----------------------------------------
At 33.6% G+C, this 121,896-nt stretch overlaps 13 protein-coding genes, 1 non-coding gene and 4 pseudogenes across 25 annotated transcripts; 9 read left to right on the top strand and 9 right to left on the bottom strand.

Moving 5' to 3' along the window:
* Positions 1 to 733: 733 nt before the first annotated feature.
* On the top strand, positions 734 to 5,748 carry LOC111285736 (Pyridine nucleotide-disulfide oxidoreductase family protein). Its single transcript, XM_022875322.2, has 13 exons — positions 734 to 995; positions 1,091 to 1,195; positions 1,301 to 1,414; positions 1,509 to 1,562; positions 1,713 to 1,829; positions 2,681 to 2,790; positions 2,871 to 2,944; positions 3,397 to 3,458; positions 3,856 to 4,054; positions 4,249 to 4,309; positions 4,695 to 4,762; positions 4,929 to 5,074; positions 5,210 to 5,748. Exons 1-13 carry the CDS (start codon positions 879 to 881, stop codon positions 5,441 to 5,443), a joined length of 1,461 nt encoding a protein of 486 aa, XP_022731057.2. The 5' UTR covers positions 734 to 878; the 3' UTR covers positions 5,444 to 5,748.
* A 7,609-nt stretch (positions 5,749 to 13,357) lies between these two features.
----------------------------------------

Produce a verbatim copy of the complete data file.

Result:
At 33.6% G+C, this 121,896-nt stretch overlaps 13 protein-coding genes, 1 non-coding gene and 4 pseudogenes across 25 annotated transcripts; 9 read left to right on the top strand and 9 right to left on the bottom strand.

Moving 5' to 3' along the window:
* Positions 1 to 733: 733 nt before the first annotated feature.
* On the top strand, positions 734 to 5,748 carry LOC111285736 (Pyridine nucleotide-disulfide oxidoreductase family protein). Its single transcript, XM_022875322.2, has 13 exons — positions 734 to 995; positions 1,091 to 1,195; positions 1,301 to 1,414; positions 1,509 to 1,562; positions 1,713 to 1,829; positions 2,681 to 2,790; positions 2,871 to 2,944; positions 3,397 to 3,458; positions 3,856 to 4,054; positions 4,249 to 4,309; positions 4,695 to 4,762; positions 4,929 to 5,074; positions 5,210 to 5,748. Exons 1-13 carry the CDS (start codon positions 879 to 881, stop codon positions 5,441 to 5,443), a joined length of 1,461 nt encoding a protein of 486 aa, XP_022731057.2. The 5' UTR covers positions 734 to 878; the 3' UTR covers positions 5,444 to 5,748.
* A 7,609-nt stretch (positions 5,749 to 13,357) lies between these two features.